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Big Money Government
Published:
6/19/2013 12:57:02 PM


By Barney Blakeney



When I read a recent news report of the money candidates vying for the First Congressional District seat spent, I was flabbergasted. 

According to that report, the 16 Republican and two Democratic candidates spent some $6 million in the effort to get elected. Elizabeth Colbert Busch spent about $2 million in her defeat against Mark Sanford who spent about $1 million. That’s more money than my dad, who died raising four children, ever made in his entire life!

I remember reading somewhere that the recent U.S. presidential election cost candidates about $2 billion. The upcoming S.C. Senate Dist. 42 election shouldn’t cost quite as much, but I’ve heard estimates that candidates could spend between $30,000-$100,000 to get elected to the seat. Them’s a lot o’ ham sandwiches, ya’ll.

I’m really incensed that it costs so much to get elected to public office. The cost of getting elected makes a mockery of the old saying that in America, any man can become president, or hold any other public office for that matter.

If you’re not wealthy, or have the means to acquire the money it takes to successfully run a campaign for public office, you can’t get elected to any of these offices.

That means special interests determine who gets elected in our system of government. f you think the person you voted for in the last election represents your interests, think again. That person is accountable to those who financed his election.

I’ve known for a long time that American politics is a chess game in which voters are mere pawns. The people we elect to office are chosen by someone other than us, paid by someone other than us and represent someone other than us.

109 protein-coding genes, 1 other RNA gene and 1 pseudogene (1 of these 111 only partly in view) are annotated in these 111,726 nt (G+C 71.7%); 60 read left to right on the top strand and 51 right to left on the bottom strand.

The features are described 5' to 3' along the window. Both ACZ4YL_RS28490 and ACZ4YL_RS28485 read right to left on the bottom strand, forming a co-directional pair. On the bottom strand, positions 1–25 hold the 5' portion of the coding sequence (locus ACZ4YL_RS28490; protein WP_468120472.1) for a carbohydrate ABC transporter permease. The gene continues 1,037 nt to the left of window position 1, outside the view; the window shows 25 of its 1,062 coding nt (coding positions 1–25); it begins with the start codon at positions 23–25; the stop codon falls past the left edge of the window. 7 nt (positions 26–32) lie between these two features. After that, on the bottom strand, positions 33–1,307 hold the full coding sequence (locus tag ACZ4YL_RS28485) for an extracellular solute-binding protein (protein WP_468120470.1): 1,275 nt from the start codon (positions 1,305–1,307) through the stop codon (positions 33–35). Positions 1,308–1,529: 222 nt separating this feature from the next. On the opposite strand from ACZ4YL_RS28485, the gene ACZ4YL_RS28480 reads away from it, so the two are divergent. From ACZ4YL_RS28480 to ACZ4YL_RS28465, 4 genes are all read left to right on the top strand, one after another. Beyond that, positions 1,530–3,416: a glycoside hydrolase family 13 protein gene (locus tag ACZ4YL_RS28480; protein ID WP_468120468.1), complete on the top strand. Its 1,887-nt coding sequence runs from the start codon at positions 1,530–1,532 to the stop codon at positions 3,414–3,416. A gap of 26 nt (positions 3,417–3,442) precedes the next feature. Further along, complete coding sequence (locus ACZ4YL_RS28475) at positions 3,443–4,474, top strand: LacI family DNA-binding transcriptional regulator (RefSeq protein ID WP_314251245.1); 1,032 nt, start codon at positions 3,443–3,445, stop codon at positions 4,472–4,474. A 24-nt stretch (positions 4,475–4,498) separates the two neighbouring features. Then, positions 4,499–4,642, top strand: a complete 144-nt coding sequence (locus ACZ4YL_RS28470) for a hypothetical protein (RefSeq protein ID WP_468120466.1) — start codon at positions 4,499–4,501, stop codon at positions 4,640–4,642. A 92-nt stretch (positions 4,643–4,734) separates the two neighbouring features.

Mind you, like all the other lemmings in this march over the political cliffs, I vote in every election. But every now and then, I look up and am reminded I’m being herded. A few years back I looked up to see a Charleston County School Board election in which a candidate had spent over $50,000 to get elected.

Now those guys are paid about $25 per meeting and gas mileage to sit on that board. So I wondered why anyone would spend $50,000 to get elected to it. Then I thought about what the school board does. Charleston County School Board sets policies for the school district. The board approves all its spending.

The county school district has the county’s largest annual budget. This year we’re looking at about $400,000 in spending. Kick in what the county will spend for construction and you’re looking at close to $1 billion in spending for the school district. That too, is a lot o’ ham sandwiches.

When Maria Goodloe-Johnson was hired as county schools superintendent, the Charleston Metro Chamber of Commerce kicked in a heap of cash to up her salary. What does the Charleston Metro Chamber of Commerce do? It advocates for businesses. The county schools superintendent is the manager of the agency with the county’s largest annual budget.

It didn’t take me long to figured out why someone would spend $50,000 to get on the county school board.

This may sound strange to some folks, but I agree with some Tea Party philosophies. I think the American people do need to take back their government. When government no longer serves the will of the people, its time to abolish the government. All this stuff about our government eavesdropping on people’s phone calls and text messages is scary stuff. Where does it stop?

Unfortunately, our government is a runaway train. But contrary to the 1970s song “Ain’t no stoppin’ us now”, our government’s runaway train can be stopped. It’s going to take conscientious effort, but we can put the brakes on that puppy.

How can we eat the elephant that has become our government? One bite at a time, beginning with the next election in your community. Don’t allow some special interest to choose who gets elected in your community, whether its developers in Mount Pleasant or construction contractors in downtown Charleston.

I recently read Brian Hicks column where he said something about low information voters - voters who don’t take the time to understand for whom or what they’re voting.

Reminds me of voters in S.C. Senate Dist. 42. That 65 percent Black senate district has some of the local Black community’s most affluent and educated voters, but most of ‘em ain’t got a clue.

Folks are saying the voters in the First Congressional were out to lunch in electing Mark Sanford into office. I wonder if the voters in S.C. Senate Dist. 42 will show any better. 
 
 

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